Women are more likely than men to develop thyroid disorders. Thyroid disorders that can affect women include: Hyperthyroidism Hypothyroidism Thyroid nodules Thyroiditis Thyroid cancer Goiter The most common disorders are hyper- and hypo-thyroidism. Symptoms of hyperthyroid Weight loss, even if …
  • Canadian Consumer Tax Index 2014 August 12, 2014
    Canadian families spend more money on taxes than on food, clothing, and shelter combined.The Fraser Institute’s Canadian Consumer Tax Index tracks the total tax bill of the average Canadian family from 1961 to 2013 by adding up the various taxes …
  • Keys to Exercise Success August 11, 2014
    by Lee Kurisko, MD I have had exercise as a regular habit for 41 years. Through all of that time, I have been analyzing what I do and trying to refine my approach always in search of a better way. …
  • MediBid in Kaiser Health News & Washington Post August 8, 2014
    Patients Seeking Cheaper Care Are Soliciting Bids From Doctors Online By SANDRA G. BOODMAN  AUG 05, 2014  This KHN story also ran in . It can be republished for free. (details) Francisco Velazco couldn’t wait any longer. For several years, the …
  • Are We Heading Towards a Two Tiered Health Care System? August 6, 2014
    In 2013, 117 insurance plans were offered on average in each state. Only 41 plans are offered in the exchanges, and in 16 states, consumers have access to 3 or fewer insurers.  In addition, these plans have increasingly restricted networks… …
  • OMTEC 2014 – Keynote Interview with Industry Leaders (Installment 2 of 5) August 5, 2014
    Original, essential content from OMTEC. Industry leaders Michael Butler, Dirk Kuyper and Mike Matson discuss the intricacies of supplier relationships within the orthopaedic industry.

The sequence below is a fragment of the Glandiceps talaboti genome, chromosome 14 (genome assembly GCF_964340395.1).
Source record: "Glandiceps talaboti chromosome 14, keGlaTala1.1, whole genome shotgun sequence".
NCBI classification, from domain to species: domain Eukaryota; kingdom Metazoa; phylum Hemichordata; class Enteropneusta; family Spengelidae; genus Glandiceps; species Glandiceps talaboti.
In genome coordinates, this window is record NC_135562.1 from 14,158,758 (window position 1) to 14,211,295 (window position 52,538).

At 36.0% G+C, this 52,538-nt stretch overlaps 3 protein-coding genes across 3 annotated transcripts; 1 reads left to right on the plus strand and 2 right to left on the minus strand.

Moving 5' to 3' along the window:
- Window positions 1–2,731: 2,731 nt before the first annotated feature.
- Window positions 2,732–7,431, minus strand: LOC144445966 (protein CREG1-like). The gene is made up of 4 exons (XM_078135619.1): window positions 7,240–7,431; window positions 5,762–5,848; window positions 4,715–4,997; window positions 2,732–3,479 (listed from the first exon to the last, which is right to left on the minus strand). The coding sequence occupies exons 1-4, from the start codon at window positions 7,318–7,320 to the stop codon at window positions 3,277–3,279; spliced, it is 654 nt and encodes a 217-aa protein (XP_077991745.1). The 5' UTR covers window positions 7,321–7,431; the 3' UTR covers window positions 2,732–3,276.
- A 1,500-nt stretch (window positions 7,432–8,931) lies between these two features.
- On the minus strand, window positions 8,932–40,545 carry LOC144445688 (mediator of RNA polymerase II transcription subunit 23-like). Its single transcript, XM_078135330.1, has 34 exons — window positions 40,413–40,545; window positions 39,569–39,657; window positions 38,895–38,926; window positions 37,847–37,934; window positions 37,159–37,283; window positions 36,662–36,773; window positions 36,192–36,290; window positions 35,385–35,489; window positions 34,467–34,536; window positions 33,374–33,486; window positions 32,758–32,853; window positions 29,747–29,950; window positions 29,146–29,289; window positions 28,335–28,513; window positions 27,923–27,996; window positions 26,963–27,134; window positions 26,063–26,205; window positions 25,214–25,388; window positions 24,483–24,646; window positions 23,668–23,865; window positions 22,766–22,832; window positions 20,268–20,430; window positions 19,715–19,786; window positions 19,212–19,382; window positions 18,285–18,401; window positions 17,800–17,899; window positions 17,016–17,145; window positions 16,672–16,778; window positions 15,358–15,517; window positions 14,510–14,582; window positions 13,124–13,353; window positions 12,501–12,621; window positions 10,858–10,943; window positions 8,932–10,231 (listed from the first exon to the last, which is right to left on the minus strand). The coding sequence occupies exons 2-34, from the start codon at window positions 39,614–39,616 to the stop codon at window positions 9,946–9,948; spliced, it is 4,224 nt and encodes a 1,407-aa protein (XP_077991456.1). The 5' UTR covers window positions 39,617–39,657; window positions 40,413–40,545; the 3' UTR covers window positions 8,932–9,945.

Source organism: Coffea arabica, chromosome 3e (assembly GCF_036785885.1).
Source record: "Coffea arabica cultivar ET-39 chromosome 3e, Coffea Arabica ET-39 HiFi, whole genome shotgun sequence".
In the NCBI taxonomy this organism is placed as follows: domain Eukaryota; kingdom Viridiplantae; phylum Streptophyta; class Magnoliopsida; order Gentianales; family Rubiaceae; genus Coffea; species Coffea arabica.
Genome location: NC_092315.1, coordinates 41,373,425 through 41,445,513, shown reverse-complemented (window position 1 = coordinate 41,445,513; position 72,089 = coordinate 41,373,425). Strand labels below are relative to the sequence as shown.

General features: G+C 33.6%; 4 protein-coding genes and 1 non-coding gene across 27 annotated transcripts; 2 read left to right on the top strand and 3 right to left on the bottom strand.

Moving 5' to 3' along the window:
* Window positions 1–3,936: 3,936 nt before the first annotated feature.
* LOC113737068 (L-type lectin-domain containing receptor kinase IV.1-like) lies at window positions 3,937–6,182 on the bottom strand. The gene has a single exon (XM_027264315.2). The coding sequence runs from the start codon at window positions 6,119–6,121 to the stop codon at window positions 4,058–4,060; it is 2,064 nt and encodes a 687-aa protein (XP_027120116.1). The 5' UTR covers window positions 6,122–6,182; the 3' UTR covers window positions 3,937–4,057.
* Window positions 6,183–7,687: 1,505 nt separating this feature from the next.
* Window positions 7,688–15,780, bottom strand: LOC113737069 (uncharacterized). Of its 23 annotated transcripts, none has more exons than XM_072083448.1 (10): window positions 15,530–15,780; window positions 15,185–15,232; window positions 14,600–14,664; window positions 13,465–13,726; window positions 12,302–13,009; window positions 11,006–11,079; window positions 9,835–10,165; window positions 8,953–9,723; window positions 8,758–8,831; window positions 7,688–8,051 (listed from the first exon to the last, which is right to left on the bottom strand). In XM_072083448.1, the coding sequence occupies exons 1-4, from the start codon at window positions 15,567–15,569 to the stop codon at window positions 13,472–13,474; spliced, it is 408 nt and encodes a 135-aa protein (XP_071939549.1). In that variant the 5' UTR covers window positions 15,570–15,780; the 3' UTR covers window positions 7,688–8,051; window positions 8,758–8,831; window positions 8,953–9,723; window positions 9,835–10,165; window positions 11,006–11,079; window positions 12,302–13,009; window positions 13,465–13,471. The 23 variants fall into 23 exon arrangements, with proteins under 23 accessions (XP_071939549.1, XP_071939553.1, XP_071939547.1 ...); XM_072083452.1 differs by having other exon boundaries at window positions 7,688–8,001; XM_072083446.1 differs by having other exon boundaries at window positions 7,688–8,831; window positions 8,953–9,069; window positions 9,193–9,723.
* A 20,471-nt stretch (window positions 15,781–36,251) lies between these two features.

• OMTEC 2014 – Keynote Interview with Industry Leaders (Installment 1 of 5) August 5, 2014
    Original, essential content from OMTEC. Industry leaders Michael Butler, Dirk Kuyper and Mike Matson discuss the intricacies of supplier relationships within the orthopaedic industry.
  • Life Without Antibiotics Would Likely Be Grim August 4, 2014
    The first antibiotics came on the market after World War II. Bacteria continue to mutate so antibiotics cannot destroy them. Some have become so resistant that nothing is effective on them. A treatment that may have worked five years ago …

The Great Cholesterol Myth: A Book Review

by Lee Kurisko, MD

Have you ever been told by your doctor that your cholesterol is a bit high and you need to be on a statin medication to reduce it?  If so, you better read this book.   I have actually found that this book is a page-turner that I had having difficulty putting down.  Admittedly, I am a geek for this type of thing, but the message of this book should be considered by the at least 11 million people in the United States consuming these medications.